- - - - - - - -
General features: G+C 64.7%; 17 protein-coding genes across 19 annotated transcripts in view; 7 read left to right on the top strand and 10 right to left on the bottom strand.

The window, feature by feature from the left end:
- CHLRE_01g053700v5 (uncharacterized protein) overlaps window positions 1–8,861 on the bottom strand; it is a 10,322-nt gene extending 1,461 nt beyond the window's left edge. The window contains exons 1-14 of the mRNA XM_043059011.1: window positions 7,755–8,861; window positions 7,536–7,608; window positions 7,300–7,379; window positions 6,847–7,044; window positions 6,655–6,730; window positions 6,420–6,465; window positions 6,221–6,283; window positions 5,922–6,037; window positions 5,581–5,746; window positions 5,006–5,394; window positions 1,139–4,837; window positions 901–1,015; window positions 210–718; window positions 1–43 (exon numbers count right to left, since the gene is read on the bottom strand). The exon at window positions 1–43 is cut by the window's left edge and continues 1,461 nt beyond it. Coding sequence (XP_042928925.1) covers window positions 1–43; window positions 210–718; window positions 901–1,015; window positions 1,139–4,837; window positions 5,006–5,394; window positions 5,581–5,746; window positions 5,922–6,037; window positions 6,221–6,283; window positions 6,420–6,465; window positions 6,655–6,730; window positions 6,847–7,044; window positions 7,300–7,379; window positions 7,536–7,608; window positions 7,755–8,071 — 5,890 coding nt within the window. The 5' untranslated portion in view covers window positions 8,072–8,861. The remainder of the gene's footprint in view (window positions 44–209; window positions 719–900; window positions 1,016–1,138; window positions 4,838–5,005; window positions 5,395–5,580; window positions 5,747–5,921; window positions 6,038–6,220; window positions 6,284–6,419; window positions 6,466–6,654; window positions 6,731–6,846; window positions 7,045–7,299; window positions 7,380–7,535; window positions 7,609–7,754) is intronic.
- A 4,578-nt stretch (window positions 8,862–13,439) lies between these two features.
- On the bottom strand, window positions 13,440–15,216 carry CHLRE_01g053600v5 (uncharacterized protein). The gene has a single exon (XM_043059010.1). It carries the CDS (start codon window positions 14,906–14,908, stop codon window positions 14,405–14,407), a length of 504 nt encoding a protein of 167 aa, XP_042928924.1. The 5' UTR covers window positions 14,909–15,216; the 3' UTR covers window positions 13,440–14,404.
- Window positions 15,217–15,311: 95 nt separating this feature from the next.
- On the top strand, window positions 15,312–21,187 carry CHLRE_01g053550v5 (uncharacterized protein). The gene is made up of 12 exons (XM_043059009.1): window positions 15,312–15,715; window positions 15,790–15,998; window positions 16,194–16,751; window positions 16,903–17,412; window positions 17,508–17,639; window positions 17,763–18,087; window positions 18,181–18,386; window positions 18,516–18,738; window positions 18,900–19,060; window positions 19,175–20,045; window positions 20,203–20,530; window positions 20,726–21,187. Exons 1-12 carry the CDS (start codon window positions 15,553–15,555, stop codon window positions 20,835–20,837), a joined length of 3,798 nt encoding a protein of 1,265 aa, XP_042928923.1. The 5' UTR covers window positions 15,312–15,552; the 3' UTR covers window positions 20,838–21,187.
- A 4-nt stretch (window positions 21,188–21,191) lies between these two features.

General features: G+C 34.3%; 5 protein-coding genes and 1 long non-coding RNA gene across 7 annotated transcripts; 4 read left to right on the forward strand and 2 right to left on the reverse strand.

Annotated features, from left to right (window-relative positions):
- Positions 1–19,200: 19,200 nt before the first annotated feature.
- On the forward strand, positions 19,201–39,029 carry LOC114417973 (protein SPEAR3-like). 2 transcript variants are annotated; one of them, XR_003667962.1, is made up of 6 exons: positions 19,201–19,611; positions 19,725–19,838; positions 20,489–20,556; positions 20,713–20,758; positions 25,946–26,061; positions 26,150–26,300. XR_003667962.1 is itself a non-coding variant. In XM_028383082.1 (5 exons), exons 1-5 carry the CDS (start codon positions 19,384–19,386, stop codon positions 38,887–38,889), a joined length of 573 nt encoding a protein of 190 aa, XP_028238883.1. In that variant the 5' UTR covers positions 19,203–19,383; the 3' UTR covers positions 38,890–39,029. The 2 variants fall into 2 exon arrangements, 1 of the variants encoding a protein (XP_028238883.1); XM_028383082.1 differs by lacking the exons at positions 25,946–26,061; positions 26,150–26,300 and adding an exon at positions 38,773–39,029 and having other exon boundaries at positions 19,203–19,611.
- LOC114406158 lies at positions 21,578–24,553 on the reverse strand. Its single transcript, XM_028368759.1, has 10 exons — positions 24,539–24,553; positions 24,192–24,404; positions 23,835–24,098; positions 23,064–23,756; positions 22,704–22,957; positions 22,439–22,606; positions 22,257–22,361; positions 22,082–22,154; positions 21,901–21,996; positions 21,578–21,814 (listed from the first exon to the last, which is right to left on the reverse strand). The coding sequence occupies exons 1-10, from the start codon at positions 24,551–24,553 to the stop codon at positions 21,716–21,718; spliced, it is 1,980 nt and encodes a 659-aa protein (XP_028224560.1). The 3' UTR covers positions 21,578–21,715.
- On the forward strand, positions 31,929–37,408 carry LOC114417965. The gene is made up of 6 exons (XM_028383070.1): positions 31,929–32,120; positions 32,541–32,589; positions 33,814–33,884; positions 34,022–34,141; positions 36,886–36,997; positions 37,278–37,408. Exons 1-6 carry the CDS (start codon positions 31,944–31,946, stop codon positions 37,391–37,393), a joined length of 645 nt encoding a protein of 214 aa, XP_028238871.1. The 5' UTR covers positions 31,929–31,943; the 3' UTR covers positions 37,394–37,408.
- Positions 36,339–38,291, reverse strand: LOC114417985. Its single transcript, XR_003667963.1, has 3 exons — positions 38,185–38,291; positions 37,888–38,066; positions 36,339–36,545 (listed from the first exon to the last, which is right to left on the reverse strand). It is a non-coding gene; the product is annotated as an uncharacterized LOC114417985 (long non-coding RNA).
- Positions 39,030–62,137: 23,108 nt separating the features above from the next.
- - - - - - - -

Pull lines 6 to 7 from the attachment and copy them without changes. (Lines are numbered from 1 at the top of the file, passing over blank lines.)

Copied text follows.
- Window positions 15,217–15,311: 95 nt separating this feature from the next.
- On the top strand, window positions 15,312–21,187 carry CHLRE_01g053550v5 (uncharacterized protein). The gene is made up of 12 exons (XM_043059009.1): window positions 15,312–15,715; window positions 15,790–15,998; window positions 16,194–16,751; window positions 16,903–17,412; window positions 17,508–17,639; window positions 17,763–18,087; window positions 18,181–18,386; window positions 18,516–18,738; window positions 18,900–19,060; window positions 19,175–20,045; window positions 20,203–20,530; window positions 20,726–21,187. Exons 1-12 carry the CDS (start codon window positions 15,553–15,555, stop codon window positions 20,835–20,837), a joined length of 3,798 nt encoding a protein of 1,265 aa, XP_042928923.1. The 5' UTR covers window positions 15,312–15,552; the 3' UTR covers window positions 20,838–21,187.